Even 40,000 years ago it appears that humans liked to “put a bird on it,” as they say in Portlandia. A rock image of an extinct bird from that era was found in 2010 in an Australian cave, meaning the interior design (ha ha) in the Outback was ahead of the famous Chauvet Cave in France by a full seven years.
But even the Chauvet included an owl! They, too, put a bird on it!
It seems people have been captivated by the beauty, grace, and design potential of fowl since we could first pay homage to the world around us through making images.
Graceful as a Swan, Proud as a Peacock
Steeped in mystery and symbolism, birds and their flight represent to people magical travelers and messengers to the spirit world and back. With their richly detailed plumage, evocative and imitative voices, elaborate mating rituals, charming little preening habits, and home-building skills, there are so many reasons we find birds so engaging.
It was only natural, then, that the ancient cultures of India, Egypt, China, Greece, and elsewhere would place the bird at the center of art, including decorative home and personal textiles.
And we still love it today!
Those Indienne and Chinoiserie fabrics we all love so much feature bird motifs almost as often as florals — and usually together with florals.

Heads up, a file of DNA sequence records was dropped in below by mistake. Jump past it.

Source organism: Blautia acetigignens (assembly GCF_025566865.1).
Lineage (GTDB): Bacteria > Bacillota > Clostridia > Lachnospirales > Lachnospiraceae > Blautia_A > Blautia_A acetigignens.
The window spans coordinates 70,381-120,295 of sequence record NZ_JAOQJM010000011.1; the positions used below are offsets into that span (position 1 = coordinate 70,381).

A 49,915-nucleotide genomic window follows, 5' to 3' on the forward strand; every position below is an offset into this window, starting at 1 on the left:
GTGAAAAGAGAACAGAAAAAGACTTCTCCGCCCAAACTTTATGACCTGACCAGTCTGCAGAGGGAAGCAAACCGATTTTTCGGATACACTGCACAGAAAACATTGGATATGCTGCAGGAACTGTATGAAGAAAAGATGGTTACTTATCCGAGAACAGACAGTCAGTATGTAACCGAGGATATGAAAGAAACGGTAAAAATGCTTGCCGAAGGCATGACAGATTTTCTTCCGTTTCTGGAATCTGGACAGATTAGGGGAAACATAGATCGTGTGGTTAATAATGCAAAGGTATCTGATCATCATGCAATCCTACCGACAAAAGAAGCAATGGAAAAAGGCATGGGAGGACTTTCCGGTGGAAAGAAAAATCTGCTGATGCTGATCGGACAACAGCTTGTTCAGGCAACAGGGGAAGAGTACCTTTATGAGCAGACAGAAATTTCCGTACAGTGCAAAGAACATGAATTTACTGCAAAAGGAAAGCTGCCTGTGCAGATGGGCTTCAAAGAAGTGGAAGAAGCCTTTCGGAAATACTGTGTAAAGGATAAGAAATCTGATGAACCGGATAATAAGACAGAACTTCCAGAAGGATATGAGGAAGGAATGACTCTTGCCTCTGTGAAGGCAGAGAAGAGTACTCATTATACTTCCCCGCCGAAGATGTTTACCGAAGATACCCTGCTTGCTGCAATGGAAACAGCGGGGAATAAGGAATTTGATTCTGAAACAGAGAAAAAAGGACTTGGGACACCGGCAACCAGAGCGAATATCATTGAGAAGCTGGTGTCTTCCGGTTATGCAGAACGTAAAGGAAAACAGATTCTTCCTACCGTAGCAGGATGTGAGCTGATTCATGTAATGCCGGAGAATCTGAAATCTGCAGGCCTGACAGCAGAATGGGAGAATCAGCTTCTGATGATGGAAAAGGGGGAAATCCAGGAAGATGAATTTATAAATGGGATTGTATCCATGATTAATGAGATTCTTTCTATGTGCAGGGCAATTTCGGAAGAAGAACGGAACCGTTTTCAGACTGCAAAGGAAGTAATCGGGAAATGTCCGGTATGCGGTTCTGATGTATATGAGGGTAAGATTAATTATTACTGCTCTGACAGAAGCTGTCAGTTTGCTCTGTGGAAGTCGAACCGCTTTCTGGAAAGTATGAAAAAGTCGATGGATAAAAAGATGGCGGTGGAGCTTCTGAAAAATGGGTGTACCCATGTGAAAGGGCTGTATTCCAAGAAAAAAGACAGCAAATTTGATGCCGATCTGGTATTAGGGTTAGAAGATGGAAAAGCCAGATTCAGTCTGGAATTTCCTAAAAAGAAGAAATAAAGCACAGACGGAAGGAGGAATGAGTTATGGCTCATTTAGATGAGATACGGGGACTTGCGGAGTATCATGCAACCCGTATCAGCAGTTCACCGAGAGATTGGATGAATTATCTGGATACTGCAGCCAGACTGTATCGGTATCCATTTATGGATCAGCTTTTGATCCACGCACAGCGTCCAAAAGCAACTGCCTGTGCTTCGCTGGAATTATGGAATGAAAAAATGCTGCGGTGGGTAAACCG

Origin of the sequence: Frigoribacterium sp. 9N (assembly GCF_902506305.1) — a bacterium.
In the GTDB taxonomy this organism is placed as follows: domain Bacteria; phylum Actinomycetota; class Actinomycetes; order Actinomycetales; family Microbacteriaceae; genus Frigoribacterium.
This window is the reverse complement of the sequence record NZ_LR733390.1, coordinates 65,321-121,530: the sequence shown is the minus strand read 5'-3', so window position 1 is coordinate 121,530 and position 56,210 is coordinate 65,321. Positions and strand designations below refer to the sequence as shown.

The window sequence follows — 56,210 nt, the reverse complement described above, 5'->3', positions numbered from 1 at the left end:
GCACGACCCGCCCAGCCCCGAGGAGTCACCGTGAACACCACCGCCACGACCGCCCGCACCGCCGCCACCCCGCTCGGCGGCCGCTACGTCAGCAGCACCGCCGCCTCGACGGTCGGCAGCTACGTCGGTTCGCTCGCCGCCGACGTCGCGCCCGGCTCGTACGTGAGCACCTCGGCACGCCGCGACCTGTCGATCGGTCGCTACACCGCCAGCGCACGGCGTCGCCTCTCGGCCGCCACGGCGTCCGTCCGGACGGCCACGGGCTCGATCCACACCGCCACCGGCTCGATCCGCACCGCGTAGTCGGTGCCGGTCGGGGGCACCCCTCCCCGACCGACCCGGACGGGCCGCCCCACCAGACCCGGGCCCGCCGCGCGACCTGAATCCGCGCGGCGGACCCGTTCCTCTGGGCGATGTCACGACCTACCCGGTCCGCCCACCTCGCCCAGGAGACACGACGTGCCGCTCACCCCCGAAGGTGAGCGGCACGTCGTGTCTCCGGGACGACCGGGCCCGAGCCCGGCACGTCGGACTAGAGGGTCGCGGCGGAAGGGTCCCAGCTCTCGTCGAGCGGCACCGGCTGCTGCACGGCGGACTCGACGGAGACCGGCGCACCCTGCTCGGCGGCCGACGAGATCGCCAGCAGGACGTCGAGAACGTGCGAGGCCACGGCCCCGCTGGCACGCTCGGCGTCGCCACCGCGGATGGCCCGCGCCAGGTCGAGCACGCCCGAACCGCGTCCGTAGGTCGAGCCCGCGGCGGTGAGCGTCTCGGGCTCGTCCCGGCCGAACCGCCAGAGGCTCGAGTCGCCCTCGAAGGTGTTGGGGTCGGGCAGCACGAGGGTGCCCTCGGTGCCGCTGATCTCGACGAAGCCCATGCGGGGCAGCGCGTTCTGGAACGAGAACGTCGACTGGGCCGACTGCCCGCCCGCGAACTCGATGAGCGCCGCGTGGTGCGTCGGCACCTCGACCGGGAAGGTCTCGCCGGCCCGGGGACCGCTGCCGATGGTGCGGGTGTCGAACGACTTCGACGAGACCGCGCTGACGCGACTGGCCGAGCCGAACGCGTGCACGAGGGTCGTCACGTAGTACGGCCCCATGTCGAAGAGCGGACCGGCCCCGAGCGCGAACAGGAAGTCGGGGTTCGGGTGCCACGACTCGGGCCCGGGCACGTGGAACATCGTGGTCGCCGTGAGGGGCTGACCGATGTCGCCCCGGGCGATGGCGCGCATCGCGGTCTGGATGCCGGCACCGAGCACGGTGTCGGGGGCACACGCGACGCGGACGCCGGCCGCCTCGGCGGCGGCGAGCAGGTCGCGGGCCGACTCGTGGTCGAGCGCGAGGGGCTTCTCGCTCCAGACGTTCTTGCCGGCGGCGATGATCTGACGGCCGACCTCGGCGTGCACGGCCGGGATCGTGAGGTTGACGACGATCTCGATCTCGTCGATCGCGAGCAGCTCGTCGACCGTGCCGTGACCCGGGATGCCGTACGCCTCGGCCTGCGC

Clearly artisans and designers throughout the ages would be attracted to the opportunity to render birds in their colorful regalia and unique markings in order to suggest the many stories and symbols that birds might represent.
There are owls, crows, and ravens to suggest the mysteries of the night. Doves coo their brilliant white into our hearts as signifiers of the most holy. The bluebird of happiness. Peacocks to strut their elegant elan. Cardinals to signal bright life against the pure cold of winter.
And this just scratches the surface!
A Bird in the Hand
For native and indigenous cultures worldwide birds are sacred and revered, or feared and dreaded as ominous signs, depending on what they mean in each different group.
To one culture the crow is wise; to another he’s a harbinger of bad news. The cocky rooster may mean a bright new day on the farm but a hassle to the one who wishes to sleep in.
The chicken is loaded with symbolism as the prancing mother marching her attentive babes about, while her eggs and chicks themselves symbolize the potential of sweet new life in the Spring.
Birds show up in profusion on fabric, especially as complexly layered color and shape in the works of some of the greatest fabric houses worldwide like Scalamandré, Brunschwig & Fils, or Colefax & Fowler (no name pun intended).
At Lady Virginia we’re certain you love bird fabrics because they consistently remain among our very best sellers.
I just thought we’d celebrate their beauty and enduring design appeal today, along with the suggestive symbolic meanings they bring to us as we travel the world with our nearly otherworldly flying companions.
Here’s a little gallery of some of our current in-stock vintage bird pieces. And rest assured that we’re always adding new bird pieces — who could resist! Find them in our Etsy shop today.
— Lindsay Curren, Lady Virginia Vintage Fabrics